fiTness friends meeT in the Royal Canadian Legion, 502 Martin St. at 10 a.m. Get in shape. For info call Dot at 250-4925400. The sOuTh OKanaGan and Similkameen MS Society hosts a support group the first Thursday of each month, from 10:30 a.m. to noon at the MS Office at 3373 Skaha Lake Rd. Those with MS, their family, friends, and caregivers are welcome to attend. For more information, please call Sherry at 250-493-6564 or e-mail sherry.wezner@mssociety.ca. inTeriOr heaTh faciliTaTes a caregiver support group for individuals caring for a family member or friend, at home or in a care facility in the Penticton Health Centre on the second and fourth Thursday of the month from 9:30 to 11:30 a.m. Contact Interior Health at 250-770-3486 for info. francO 50-Plus cluB meets from 1:30 to 3:30

ciTy Peach TOasTmasTers meet from noon to 1 p.m. at the Penticton United Church. Toastmasters improves speaking abilities and leadership skills. Call 250492-2362 for info.

Save $40 $200

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26

www.pentictonwesternnews.com

Wednesday, September 11, 2013 Penticton Western News

calendar Lunch connexions for Widow and Widowers is the second Thursday of each month at noon for socializing and support. Please phone Marianne at 250-770-7865 or Evelyn at 250-770-7865 for more information and location. Desert sage spinners and Weavers Guild meets at 10 a.m. at the Oliver Community Centre. Visitors are always welcome. If you are interested in becoming a member stop by or contact Gail Erickson at rgerickson@ telus.net or 250-498-4959. Newcomers welcome. royaL canaDian Legion branch 40 has NFL football at 5:30 p.m., crib and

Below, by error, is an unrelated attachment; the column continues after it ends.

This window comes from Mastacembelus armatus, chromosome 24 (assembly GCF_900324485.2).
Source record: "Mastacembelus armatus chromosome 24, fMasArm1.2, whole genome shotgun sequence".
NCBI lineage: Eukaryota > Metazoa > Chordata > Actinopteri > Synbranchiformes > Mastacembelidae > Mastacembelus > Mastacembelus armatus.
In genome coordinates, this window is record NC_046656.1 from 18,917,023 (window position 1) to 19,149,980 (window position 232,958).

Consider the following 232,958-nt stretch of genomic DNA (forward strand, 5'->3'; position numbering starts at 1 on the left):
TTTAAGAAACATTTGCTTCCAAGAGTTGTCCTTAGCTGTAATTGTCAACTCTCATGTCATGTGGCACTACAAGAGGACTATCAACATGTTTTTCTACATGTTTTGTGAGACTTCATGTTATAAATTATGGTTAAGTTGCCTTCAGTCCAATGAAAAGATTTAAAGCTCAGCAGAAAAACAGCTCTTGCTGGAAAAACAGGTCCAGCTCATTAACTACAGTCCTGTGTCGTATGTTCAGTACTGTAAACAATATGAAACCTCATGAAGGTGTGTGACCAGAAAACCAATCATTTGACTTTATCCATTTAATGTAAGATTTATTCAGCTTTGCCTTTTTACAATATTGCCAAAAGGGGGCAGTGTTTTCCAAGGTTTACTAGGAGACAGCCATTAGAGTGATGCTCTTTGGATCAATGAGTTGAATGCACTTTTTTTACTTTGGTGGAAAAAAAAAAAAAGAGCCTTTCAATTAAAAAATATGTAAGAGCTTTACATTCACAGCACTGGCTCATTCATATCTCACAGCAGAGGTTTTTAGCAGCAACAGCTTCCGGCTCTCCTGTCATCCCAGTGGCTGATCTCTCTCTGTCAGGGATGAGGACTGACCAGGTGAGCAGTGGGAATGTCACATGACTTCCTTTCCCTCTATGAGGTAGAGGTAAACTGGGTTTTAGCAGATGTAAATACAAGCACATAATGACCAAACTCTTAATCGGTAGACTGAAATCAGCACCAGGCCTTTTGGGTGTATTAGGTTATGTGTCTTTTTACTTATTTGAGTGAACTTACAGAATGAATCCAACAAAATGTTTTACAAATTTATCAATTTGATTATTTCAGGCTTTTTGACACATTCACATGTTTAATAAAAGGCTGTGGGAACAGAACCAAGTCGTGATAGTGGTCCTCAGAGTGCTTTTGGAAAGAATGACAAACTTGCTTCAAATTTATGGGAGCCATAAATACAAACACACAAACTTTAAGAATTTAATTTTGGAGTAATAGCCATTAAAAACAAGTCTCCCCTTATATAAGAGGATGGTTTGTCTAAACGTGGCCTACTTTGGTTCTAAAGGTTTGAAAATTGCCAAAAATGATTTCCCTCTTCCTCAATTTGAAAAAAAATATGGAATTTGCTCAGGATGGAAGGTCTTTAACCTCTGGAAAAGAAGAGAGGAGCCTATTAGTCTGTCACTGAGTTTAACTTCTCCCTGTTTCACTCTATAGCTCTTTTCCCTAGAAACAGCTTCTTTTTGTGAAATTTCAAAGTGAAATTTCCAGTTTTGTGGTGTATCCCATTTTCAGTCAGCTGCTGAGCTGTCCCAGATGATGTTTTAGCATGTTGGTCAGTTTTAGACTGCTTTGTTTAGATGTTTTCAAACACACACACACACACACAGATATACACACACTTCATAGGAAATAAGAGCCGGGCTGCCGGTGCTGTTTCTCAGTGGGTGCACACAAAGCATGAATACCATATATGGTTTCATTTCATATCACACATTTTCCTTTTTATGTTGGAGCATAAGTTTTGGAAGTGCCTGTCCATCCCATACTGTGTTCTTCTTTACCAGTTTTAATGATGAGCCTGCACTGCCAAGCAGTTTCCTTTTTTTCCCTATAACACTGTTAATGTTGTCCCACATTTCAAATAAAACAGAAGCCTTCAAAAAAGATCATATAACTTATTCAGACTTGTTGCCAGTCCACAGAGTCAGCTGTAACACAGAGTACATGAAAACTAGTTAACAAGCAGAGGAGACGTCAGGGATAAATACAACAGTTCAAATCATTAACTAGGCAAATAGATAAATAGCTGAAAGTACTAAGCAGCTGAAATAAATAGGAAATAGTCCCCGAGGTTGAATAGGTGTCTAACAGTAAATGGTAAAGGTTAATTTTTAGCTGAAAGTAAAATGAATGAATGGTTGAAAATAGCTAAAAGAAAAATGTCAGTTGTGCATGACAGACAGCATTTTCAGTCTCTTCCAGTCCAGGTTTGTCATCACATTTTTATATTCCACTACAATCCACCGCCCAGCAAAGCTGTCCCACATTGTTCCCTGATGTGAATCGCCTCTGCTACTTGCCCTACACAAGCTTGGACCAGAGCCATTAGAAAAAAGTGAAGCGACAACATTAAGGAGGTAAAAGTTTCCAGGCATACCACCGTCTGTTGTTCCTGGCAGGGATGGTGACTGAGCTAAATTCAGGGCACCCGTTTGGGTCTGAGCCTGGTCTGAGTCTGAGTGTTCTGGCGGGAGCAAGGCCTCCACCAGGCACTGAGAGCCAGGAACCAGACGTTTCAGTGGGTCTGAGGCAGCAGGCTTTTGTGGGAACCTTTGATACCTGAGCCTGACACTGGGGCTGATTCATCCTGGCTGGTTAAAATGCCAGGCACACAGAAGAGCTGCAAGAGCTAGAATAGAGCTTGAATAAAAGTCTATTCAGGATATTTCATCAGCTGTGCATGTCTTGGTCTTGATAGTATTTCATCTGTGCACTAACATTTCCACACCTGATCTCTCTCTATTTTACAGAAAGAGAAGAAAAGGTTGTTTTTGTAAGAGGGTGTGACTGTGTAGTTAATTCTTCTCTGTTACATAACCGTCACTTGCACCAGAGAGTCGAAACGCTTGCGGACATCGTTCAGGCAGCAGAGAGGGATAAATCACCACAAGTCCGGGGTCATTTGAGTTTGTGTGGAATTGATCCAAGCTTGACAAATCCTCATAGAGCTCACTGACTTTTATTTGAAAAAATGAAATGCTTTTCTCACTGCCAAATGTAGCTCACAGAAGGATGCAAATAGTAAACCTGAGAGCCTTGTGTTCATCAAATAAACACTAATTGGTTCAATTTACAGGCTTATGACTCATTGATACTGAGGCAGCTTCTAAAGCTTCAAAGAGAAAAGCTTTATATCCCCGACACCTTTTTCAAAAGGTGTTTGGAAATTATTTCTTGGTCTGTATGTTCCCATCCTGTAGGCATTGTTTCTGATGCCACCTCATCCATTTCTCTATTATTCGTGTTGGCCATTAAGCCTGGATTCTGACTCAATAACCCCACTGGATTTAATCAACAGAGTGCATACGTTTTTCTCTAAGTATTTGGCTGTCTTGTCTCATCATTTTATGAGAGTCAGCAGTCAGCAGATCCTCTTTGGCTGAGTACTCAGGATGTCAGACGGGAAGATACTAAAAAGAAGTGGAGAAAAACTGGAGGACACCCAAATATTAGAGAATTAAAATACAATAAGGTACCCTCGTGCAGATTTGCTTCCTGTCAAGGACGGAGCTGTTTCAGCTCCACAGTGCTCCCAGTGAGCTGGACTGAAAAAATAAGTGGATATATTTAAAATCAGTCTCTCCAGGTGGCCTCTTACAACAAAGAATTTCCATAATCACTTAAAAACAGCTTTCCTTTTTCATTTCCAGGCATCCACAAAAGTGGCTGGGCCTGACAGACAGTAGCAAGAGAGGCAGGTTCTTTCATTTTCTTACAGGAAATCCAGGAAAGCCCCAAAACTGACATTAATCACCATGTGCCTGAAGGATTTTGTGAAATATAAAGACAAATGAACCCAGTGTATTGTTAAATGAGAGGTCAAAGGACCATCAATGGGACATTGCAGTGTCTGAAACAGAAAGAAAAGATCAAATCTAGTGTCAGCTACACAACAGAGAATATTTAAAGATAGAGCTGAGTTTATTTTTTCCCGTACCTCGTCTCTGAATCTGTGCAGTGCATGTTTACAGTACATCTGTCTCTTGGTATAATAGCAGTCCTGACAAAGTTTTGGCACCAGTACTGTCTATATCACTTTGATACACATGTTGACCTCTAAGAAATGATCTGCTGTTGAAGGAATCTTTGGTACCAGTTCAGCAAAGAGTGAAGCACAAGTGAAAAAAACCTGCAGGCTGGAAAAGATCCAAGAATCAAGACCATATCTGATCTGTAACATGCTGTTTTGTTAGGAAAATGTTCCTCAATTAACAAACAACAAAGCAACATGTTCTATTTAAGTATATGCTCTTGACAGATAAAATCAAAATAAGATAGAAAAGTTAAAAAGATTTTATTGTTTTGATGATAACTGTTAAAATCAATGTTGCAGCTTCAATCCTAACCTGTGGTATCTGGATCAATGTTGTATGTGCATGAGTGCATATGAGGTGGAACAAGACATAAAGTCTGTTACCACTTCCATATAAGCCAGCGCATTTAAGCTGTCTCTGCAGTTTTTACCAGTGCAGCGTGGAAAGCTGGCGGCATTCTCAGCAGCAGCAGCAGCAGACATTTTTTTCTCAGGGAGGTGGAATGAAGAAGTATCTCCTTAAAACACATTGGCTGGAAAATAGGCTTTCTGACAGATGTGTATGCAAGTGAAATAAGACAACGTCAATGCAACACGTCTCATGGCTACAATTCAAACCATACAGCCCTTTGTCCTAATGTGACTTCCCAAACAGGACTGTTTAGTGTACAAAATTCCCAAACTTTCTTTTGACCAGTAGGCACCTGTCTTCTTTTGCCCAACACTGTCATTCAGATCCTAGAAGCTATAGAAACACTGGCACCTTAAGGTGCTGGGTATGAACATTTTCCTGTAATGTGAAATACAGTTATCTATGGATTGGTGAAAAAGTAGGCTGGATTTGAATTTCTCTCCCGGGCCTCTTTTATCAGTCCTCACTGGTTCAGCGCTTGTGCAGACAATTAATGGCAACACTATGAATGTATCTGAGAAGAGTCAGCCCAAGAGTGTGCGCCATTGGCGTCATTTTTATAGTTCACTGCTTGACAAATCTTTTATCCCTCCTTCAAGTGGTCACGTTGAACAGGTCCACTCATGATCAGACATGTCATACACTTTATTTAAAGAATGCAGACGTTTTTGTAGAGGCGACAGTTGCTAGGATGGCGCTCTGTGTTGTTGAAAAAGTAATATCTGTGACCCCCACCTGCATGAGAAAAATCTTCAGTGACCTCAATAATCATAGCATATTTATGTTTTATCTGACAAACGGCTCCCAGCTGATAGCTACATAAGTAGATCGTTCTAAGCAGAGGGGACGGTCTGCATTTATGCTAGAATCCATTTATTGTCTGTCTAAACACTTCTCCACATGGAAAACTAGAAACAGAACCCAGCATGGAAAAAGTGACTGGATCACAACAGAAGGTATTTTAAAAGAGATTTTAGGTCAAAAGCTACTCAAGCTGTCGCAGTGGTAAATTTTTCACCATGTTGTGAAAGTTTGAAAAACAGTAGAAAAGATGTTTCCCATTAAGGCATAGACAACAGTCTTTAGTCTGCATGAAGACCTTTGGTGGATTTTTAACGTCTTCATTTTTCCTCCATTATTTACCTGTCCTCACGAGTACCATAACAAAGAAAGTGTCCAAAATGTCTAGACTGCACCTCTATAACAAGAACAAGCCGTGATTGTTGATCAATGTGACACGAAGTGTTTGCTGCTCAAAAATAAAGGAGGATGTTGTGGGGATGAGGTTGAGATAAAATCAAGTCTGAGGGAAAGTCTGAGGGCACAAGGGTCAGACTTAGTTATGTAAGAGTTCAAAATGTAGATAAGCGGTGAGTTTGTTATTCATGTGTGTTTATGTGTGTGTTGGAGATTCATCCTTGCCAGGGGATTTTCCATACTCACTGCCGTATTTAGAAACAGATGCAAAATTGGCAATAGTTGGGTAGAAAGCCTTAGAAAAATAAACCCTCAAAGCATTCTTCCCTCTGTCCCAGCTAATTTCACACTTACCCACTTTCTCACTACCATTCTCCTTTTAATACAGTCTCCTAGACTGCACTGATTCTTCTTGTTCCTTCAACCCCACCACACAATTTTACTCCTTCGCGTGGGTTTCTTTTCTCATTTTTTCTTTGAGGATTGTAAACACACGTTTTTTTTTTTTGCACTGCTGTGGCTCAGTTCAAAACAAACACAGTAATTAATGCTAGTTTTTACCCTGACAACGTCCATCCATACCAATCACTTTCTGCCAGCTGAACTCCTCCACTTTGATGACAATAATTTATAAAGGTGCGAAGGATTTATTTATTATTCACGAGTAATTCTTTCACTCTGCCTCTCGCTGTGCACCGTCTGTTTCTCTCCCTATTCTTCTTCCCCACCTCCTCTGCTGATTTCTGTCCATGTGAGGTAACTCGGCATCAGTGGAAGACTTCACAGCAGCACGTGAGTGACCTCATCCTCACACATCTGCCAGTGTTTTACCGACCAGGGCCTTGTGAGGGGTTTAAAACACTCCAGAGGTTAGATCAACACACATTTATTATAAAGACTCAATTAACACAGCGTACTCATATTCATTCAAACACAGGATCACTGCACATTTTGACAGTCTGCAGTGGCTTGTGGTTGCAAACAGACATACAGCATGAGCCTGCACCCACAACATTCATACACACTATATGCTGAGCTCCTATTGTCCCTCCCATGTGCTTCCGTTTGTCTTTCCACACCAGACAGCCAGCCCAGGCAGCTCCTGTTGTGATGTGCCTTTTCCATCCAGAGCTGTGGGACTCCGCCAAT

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drop-in eight ball pool at 7 p.m. in the Legion hall at 502 Martin St. tops B. c. 1640 meets from 8:30 to 9:30 p.m. in the Bethel Church basement at 945 Main St. Phone Beverley at 250493-5968 or Liz at 250493-7997 for more info. f aLLs o kanagan seniors’ Activity Centre has computer classes at 9 a.m., bridge at 1 p.m. and cribbage at 7:30 p.m. aL-anon for frienDs and family of alcoholics meets at 7:30 p.m. in the Summerland United Church. Call 250-4909272. tops (Take Off Pounds Sensibly) meets at 5:30

MAKE YARD WORK

p.m. at the Church of the Nazarene, 523 Jermyn Ave. Call Merle at 250770-8093. south Main Drop-in Centre has Spanish conversation and carpet bowl at 10 a.m., bingo, improver line dance and crafters meet at 1 a.m. Call 250493-2111 to confirm line dance activities. aLcohoLics anonyMous night group meets at 8 p.m. at 150 Orchard Ave. in the Outreach Centre. The Okanagan Falls group meets at 8 p.m. at 5328 Hawthorne St., and the men’s book study group runs at 7:30 p.m. at 102 1825 Main St. Vineyard Church.